EIOPA has recently (29.01.2020) published the risk dashboard (RDB) update at January 2020.
The RDB is published on a quarterly basis, showing the level of risk for 8 (=7+1) risk categories. The latest outcome is reported in the table below, compared to the previous one (October 2019):
- Macro risks [high, stable]
This is an overarching category affecting the whole economy, which considers economic growth, monetary policies, consumer price indices and fiscal balances.
The economic environment remains fragile because of both the prolonged low interest rates, which challenge the insurance sector, and the continuous decrease of the GDP growth. The 10-year swap rate remains at its minimum level, despite the little increase (from 0.32% to 0.62%) gained thanks to the recent easing of monetary policy by major central banks. The GDP growth has been revised downwards, especially for the BRICS and the European economy (the indicator is a weighted average over Euro Area, UK, Switzerland, US and BRICS). The expectation on inflationary pressures remains stable at 1.5%, because of downward revisions to forecasted inflation in the EU, UK and Switzerland counterbalanced by upward revisions for the BRICS. The unemployment rate remains at historical low levels (5.6%).
- Credit risks [medium, stable]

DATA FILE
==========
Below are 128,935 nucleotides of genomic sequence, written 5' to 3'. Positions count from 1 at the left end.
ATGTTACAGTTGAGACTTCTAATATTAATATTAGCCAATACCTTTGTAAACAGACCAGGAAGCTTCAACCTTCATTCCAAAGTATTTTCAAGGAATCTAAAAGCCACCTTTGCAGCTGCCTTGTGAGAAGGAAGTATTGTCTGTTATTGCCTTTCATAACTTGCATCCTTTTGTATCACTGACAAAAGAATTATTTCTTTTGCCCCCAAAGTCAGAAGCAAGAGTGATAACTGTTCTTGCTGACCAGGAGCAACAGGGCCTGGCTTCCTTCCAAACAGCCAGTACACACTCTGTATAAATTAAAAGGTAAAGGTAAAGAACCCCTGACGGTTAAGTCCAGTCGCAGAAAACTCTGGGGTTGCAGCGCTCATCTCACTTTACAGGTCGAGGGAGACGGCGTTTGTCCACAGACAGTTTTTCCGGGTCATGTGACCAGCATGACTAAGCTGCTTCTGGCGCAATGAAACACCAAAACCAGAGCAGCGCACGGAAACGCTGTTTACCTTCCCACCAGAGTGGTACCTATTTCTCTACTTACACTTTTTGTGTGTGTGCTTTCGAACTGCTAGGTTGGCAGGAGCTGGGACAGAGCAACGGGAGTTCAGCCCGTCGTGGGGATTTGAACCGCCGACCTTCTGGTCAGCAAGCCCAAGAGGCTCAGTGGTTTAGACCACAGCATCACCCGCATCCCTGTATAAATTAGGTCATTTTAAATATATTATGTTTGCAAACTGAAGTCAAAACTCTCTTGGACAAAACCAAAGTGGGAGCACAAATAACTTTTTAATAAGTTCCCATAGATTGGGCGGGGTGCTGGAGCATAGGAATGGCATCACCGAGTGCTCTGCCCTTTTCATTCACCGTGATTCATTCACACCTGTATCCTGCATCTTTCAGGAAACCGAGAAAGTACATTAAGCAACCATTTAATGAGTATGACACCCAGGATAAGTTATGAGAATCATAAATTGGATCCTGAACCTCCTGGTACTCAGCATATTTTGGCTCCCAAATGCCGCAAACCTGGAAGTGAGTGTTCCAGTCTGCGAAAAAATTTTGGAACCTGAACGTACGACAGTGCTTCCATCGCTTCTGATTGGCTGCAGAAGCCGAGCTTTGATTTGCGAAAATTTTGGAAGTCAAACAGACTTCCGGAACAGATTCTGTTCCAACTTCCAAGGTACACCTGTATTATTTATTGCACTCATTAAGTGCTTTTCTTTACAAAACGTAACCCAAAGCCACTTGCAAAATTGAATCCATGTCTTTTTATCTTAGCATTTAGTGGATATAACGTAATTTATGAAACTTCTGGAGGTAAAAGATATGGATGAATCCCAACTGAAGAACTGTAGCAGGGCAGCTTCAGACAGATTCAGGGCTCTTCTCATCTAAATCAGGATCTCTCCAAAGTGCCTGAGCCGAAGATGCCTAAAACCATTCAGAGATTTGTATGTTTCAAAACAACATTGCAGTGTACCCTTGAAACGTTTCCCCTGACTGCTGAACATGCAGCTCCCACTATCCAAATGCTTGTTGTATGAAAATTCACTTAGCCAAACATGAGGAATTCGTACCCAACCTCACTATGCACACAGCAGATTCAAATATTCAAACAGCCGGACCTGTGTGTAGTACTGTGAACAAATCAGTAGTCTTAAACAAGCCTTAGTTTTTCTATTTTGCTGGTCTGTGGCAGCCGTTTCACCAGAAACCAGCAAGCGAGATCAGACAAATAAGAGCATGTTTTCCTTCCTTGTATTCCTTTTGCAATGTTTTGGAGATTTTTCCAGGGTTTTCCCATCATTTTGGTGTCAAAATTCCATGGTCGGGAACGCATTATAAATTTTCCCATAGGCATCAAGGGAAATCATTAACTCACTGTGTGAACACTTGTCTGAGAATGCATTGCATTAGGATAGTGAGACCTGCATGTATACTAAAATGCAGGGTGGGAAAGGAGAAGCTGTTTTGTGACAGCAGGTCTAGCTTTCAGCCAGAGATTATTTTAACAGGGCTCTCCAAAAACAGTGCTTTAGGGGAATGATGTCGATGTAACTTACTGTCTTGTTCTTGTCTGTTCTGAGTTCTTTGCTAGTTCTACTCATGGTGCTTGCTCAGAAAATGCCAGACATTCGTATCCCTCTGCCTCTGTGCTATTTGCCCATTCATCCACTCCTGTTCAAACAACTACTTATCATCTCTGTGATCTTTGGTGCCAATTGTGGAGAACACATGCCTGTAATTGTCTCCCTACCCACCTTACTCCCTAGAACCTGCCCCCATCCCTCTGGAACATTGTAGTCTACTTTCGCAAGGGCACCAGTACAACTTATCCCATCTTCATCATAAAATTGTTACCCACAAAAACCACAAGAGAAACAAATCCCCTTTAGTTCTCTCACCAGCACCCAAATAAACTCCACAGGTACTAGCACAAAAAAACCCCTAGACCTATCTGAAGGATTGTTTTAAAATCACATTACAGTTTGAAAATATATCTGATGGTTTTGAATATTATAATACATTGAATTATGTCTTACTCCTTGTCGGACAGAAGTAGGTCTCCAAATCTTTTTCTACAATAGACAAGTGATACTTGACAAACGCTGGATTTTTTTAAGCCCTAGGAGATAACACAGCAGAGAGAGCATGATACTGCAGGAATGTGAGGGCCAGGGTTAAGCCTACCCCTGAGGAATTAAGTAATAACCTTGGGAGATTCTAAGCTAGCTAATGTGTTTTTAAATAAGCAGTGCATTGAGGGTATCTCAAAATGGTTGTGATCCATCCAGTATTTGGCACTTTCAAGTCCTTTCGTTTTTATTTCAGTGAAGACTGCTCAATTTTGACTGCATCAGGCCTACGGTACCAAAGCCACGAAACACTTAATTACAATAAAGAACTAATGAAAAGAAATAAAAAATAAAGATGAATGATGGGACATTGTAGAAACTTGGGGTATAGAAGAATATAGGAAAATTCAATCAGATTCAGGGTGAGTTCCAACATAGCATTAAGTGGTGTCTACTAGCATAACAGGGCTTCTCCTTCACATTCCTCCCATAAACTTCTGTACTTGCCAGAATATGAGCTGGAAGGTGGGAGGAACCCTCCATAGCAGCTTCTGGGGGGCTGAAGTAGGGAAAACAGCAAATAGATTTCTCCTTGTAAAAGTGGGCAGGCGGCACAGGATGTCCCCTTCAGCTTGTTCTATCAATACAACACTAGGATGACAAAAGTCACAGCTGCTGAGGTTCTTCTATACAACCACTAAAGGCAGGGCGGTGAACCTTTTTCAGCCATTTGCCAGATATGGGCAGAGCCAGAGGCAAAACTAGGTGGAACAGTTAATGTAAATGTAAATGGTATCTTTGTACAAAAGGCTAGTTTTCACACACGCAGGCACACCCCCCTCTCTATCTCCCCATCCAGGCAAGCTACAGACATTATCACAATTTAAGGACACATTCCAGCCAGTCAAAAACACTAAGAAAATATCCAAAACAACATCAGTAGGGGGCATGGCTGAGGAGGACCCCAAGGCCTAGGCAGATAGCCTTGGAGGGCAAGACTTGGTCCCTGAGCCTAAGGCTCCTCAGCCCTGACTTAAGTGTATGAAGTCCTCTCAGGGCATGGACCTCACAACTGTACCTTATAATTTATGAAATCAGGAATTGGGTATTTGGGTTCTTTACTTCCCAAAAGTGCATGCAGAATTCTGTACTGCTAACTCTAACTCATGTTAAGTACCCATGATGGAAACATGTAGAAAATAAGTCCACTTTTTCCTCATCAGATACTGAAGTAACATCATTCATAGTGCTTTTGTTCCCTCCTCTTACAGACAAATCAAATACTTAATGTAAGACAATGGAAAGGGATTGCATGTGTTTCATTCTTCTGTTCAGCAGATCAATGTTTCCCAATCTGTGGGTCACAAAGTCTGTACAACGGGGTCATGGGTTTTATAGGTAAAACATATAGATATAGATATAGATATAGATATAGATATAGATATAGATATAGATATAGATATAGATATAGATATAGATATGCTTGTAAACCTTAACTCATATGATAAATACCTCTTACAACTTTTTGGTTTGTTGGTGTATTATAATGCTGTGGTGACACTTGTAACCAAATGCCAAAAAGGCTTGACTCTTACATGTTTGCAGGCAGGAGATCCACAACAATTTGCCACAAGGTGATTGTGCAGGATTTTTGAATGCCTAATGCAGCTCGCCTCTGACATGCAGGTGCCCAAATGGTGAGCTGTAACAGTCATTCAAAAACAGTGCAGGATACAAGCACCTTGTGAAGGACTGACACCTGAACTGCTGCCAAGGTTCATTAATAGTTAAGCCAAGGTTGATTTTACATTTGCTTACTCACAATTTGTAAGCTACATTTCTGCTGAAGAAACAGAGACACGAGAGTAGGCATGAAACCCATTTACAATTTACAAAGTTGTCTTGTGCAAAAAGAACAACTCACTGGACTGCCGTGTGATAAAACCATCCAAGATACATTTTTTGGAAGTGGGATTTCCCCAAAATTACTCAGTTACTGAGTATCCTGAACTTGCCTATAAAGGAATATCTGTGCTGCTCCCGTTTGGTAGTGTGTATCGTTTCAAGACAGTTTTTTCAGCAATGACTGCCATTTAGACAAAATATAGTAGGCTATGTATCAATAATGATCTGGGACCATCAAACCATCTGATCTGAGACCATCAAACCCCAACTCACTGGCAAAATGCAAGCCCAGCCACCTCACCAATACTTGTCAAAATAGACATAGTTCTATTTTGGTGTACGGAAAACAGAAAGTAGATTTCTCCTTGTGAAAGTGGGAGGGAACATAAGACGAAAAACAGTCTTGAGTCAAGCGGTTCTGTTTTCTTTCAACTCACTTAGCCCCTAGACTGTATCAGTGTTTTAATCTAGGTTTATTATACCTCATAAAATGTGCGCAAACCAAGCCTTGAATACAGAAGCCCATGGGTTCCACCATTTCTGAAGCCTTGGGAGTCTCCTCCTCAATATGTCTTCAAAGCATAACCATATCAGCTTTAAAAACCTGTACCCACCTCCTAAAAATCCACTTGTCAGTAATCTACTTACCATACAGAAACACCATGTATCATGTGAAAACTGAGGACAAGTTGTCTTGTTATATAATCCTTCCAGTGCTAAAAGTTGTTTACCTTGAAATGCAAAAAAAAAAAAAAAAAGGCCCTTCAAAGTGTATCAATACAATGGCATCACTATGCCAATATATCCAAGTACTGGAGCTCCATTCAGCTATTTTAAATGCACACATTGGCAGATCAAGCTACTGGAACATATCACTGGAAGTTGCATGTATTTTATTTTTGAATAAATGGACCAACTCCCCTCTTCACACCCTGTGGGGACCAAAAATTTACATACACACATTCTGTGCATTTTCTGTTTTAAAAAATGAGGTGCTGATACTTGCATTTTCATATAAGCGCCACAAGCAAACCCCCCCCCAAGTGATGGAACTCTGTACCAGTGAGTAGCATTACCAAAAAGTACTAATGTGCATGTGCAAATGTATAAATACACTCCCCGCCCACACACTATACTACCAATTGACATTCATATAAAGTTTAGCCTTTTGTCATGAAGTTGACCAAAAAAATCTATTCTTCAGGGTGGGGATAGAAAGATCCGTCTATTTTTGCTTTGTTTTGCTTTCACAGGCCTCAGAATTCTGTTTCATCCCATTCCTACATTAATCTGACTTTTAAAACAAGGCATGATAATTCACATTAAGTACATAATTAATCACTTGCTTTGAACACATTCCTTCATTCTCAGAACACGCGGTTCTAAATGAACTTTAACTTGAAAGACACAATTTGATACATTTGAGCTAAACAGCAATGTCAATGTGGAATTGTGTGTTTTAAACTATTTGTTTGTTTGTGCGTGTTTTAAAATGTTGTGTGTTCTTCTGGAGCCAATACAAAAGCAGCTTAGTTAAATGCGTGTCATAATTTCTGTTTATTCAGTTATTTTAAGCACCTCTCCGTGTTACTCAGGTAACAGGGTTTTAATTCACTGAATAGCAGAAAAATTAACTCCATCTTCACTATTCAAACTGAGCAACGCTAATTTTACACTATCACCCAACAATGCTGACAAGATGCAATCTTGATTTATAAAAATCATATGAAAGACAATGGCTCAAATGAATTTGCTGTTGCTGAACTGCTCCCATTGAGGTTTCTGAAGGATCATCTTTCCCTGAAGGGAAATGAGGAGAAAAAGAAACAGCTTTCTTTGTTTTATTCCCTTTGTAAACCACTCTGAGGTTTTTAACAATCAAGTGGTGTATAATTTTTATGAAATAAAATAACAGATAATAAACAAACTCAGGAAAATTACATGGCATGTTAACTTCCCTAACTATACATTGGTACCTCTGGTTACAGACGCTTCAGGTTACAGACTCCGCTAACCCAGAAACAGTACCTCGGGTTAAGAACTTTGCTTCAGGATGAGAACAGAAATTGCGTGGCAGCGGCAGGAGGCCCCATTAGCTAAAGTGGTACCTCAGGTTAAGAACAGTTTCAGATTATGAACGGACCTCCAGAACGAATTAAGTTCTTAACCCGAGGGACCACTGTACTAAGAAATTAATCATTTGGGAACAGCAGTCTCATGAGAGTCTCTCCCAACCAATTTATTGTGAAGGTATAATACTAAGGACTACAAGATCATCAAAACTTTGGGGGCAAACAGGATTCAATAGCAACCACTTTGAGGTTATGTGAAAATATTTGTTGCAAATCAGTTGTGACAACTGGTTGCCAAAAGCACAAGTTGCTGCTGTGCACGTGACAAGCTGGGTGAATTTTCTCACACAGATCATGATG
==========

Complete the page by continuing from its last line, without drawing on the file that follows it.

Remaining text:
This category measures the vulnerability to the credit risk by looking at the relevant credit asset classes exposures combined with the associated metrics (e.g. government securities and credit spread on sovereigns). Since the previous assessment, CDS spreads slightly declined across all bond segments, except for government bonds. The average credit quality step of investments remains the same (1.83; +0.00), still corresponding to an S&P rating between AA and A.
The exposures of the Insurers in different asset classes remain quite stable and around
- 30.0% in European sovereign bonds, whose CDS spreads has remained broadly stable
- 13.0% in non-financial corporate bonds, whose spreads have slightly declined
- 7.5% in unsecured financial corporate bonds, whose spreads have slightly declined
- 3.0% in secured financial corporate bonds, whose spreads has declined
- 0.5% in loans and mortgages
- Market risks [high, decreasing]
This vulnerability of the insurance sector to adverse developments is assessed based on the investment exposures, while the current level of riskiness is evaluated based on the volatility of the yields together with the difference between the investment returns and the guaranteed interest rates. The market risks is still at high level, but shows a decreasing trend due to a lower expected volatility for the market bonds, largest asset class (60% of exposure), opposed to an increased volatility of the equity (6%) and property (3%) market. CDS spreads declined slightly across most bond segments, except sovereign bonds, with credit risks remaining at medium level.
- Liquidity and funding risk [medium, stable]